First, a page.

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Poor understanding of different career paths and a lack of quality technical courses means there aren't enough skilled candidates for retailers and brands.
Fashion retailers and brands are crying out for candidates with specialist technical skills, but a lack of understanding about the variety of career paths available and the country's well-documented skills gap - the impetus behind Drapers' own Save Our Skills campaign - in this sector means that prospective employees with the right skill sets can be hard to come by.
Charlotte Ayres, senior consultant for design, production, technical and sales at Fashion &Retail Personnel, says: "I have a lot of technical roles available at the moment such as pattern cutters or graders. There's high demand for people that have Gerber or Lectra experience because they just seem to be a dying breed."
Emma Jones, senior people manager at lifestyle retailer White Stuff, agrees: "We tend to get a lower volume of response for technical roles. There appears to be a gap in the market with the sort of experience we look for. Graduates tend to want to go down the product development route and ultimately end up in buying careers. Garment technologists appear to be getting rarer, as if it's a lost trade.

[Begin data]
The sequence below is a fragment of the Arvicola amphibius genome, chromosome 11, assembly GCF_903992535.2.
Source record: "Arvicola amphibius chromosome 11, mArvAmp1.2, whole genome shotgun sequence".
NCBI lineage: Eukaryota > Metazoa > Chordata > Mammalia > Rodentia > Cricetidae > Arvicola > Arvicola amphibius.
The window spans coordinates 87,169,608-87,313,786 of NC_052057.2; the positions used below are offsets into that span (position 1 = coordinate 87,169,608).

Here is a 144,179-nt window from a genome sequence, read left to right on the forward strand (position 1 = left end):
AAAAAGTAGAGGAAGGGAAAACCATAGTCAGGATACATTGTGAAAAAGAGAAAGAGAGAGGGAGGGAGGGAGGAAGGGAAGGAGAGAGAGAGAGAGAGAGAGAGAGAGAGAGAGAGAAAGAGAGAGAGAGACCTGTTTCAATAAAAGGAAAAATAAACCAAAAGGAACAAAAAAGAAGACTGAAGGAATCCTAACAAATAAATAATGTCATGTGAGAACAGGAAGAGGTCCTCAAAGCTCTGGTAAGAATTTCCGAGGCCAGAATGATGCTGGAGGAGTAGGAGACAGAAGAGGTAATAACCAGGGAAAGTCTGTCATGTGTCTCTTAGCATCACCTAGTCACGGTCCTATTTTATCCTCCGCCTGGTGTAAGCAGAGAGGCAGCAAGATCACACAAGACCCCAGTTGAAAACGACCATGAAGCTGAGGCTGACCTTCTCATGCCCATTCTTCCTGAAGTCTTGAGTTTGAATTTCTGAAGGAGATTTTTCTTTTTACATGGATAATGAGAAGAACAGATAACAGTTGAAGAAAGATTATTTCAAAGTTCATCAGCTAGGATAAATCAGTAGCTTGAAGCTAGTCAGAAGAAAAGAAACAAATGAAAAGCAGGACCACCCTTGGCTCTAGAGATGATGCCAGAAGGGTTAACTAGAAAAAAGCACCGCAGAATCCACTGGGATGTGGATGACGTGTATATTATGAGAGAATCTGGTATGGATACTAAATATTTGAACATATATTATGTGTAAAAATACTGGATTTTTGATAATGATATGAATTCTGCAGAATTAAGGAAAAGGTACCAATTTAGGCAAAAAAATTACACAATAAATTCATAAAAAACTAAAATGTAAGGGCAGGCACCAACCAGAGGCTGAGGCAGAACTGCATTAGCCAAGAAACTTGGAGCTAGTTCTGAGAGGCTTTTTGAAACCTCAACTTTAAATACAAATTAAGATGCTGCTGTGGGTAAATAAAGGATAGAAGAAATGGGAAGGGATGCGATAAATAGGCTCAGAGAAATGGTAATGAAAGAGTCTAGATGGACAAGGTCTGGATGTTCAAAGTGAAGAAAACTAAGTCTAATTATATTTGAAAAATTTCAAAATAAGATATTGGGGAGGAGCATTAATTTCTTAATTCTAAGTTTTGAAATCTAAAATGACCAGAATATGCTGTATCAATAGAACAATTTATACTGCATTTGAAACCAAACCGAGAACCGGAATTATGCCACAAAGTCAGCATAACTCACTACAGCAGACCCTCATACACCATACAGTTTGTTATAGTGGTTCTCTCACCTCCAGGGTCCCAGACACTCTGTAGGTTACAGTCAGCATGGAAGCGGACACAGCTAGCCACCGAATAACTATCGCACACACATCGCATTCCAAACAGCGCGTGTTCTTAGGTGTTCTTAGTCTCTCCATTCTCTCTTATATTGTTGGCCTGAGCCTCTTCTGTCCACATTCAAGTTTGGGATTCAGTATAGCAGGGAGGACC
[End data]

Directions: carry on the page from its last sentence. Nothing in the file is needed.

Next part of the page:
"Overseas suppliers can provide these skills where there has been a gap in the market for British talent. If we saw an increase in the number of British manufacturers, maybe we would see an increase in the number of people with the sort of skills we are looking for."
Ayres reveals of the 23 positions she's recruiting for at the moment, 10 of them are technical. In a bid to plug the gap she's now working more closely with Manchester Metropolitan University, which is known for its technical graduates.
However, despite the demand for candidates with technical skills, salaries are lower than in other areas such as buying and merchandising. Average London salaries differ only slightly from those outside of the capital, and range from£28,061 for garment technologists to £49,825 for technical manager positions.
Ayres agrees that technical candidates should be paid higher salaries in recognition of the demand. However, she says employers are waking up to the need to offer competitive benefits packages. "It takes time to get those things in place, but I think many are realising that in order to attract and retain staff they are going to want certain benefits," she concludes.